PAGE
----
This article was published in Australian Dictionary of Biography, Volume 8, (MUP), 1981
William Copley (1845-1925), farmer and politician, was born on 25 April 1845 at High Green near Sheffield, Yorkshire, England, eldest son of James Copley, miner, and his wife Elizabeth, née Redfearn. The family migrated to South Australia in 1849 and lived at Burra Burra. They visited the Victorian goldfields in 1851, but returned to settle in West Torrens. Copley was educated at Hindmarsh Public School and James Bath's school, North Adelaide. In 1867-1910 he was a wheat-farmer, lastly on the Black Rock plain near Orroroo, and then moved to Gawler and Adelaide.
Copley's central interest remained agriculture. He examined students at the Roseworthy Agricultural College and was president of the Farmers' Association in 1883-84. In 1884 he was elected to the House of Assembly for Frome and two years later became a commissioner for the Colonial and Indian Exhibition. In 1887 he lost Frome but in July won a Legislative Council by-election for the northern division. As 'a strenuous opponent' of socialism, he was a founding member in 1892 of the National Defence League, a 'counter' to the new United Labor Party.
Copley was commissioner for crown lands and immigration in Thomas Playford's 1890-92 ministry. But the appointment of a legislative councillor to the position was opposed in the Lower House and he was transferred to agriculture and education. He was a 'strong farmer's advocate' and introduced progressive probate and succession duties and 'homestead block' measures, based on New Zealand legislation. This led to the inauguration of 10-acre (4 ha) holdings at Gawler Blocks, Peterborough, Cottonville and Croydon. He sat on the 1891 and 1898-99 pastoral lands commissions. Copley was minister of agriculture and education in Sir John Downer's 1892-93 ministry, and chief secretary briefly in 1893 when he piloted the bill for free education through the council.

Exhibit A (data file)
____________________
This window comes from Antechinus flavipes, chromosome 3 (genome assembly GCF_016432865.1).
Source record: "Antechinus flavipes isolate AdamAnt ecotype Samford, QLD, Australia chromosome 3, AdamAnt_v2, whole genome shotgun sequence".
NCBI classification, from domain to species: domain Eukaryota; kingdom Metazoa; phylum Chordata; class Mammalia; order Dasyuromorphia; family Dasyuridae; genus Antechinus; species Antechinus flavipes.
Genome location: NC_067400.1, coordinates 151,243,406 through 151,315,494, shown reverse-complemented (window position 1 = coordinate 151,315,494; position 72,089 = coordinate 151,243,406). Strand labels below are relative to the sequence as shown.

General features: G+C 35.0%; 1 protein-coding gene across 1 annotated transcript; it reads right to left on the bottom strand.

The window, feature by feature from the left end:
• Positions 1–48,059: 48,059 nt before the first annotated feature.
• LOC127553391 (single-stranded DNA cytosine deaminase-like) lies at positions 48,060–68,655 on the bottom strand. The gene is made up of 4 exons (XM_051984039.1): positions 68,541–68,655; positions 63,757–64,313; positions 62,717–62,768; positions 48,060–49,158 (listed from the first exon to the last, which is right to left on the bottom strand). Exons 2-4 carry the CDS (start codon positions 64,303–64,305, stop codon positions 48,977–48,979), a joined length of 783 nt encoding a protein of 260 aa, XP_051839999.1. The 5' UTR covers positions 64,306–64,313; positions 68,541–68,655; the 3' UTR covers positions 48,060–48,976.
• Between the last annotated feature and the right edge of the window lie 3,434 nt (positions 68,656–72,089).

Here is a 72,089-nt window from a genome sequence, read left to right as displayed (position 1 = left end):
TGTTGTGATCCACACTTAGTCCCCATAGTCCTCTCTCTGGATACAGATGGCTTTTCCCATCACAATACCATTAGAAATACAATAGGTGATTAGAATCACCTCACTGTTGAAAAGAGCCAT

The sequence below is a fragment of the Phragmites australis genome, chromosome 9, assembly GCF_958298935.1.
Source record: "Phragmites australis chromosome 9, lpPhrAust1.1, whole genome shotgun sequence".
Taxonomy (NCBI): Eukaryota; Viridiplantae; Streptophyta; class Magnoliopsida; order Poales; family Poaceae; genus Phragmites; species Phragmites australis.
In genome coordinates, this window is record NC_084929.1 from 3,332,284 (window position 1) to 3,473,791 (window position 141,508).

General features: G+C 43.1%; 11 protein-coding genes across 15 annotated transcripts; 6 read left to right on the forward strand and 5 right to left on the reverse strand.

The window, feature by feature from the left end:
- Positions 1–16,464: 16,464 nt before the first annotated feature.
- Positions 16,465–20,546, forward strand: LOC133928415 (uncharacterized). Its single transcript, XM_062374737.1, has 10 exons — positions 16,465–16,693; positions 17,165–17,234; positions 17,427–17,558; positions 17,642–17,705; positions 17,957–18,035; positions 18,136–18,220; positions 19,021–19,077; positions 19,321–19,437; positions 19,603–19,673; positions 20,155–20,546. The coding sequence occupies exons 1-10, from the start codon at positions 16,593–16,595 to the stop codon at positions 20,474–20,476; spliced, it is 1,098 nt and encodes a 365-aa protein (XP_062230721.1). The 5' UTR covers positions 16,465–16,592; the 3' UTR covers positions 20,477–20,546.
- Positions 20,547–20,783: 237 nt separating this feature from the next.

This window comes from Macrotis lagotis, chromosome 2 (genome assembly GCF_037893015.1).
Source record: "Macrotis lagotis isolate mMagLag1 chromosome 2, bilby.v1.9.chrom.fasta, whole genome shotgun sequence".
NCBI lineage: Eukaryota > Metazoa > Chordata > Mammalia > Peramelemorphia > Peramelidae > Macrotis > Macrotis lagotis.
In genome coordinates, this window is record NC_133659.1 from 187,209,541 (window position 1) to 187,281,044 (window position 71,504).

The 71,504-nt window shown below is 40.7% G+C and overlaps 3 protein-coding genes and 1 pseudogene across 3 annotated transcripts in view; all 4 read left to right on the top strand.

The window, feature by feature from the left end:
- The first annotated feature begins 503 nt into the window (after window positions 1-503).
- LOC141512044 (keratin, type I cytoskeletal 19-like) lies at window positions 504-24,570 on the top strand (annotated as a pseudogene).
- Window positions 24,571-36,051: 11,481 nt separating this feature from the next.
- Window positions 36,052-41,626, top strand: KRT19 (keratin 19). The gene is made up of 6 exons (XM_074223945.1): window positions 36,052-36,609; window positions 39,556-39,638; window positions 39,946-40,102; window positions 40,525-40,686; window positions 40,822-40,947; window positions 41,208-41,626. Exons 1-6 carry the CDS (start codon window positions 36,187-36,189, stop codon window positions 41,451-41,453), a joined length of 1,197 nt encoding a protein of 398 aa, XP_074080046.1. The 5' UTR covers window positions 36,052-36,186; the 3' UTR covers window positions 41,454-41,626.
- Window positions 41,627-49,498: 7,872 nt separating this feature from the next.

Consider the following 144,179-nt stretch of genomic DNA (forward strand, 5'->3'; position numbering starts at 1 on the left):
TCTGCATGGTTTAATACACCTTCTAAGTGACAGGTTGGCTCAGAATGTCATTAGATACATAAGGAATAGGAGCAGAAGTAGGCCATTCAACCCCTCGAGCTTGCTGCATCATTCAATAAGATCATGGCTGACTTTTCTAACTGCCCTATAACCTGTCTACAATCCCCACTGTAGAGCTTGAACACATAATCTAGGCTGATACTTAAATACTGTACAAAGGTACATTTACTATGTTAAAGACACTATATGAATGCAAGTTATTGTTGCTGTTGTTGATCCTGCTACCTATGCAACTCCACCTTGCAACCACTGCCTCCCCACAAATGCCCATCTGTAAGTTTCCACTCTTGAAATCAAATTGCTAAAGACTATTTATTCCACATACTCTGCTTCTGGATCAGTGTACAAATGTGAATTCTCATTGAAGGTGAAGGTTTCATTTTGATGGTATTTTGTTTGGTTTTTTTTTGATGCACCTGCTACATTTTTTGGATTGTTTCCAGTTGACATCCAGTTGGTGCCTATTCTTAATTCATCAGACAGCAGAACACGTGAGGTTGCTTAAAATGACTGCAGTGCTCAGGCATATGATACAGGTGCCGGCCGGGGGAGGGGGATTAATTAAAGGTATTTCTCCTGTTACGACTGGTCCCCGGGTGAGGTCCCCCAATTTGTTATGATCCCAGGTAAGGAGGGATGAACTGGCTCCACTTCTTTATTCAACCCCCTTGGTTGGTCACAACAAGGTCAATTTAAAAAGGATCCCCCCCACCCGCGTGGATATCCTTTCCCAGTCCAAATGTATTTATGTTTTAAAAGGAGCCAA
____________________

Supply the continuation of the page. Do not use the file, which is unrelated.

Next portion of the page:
Defeated in 1894, he returned to farming and assisting the N.D.L. In 1896-1902 he sat again in the House of Assembly as member for Yorke Peninsula. In 1902 he stood for Barossa and lost, and also failed in a bid to enter the Senate for the Australasian National League. A founder member and president of the Farmers and Producers' Political Union from 1904, he led discussions on its amalgamation with the Liberal and Democratic Union and the A.N.L., resulting in the formation of the Liberal Union in 1910.
Survived by his wife and four daughters, Copley died at Henley Beach on 16 September 1925, leaving an estate sworn for probate at £5308. His adherence to what 'he believed to be fair and right' had showed particularly in the South African War; as an Imperialist, he disliked the South Australian emblem outside Government House, and it 'excited a good deal of public attention' when he removed the flag and demanded that the Union Jack be hoisted. He was reserved but kindly, described by the Observer as 'not a genius' but 'a good, capable, inflexibly honest legislator'. The town of Copley commemorates him.
Dean Jaensch, 'Copley, William (1845–1925)', Australian Dictionary of Biography, National Centre of Biography, Australian National University, http://adb.anu.edu.au/biography/copley-william-5775/text9791, published first in hardcopy 1981, accessed online 25 November 2014.
This article was first published in hardcopy in Australian Dictionary of Biography, Volume 8, (MUP), 1981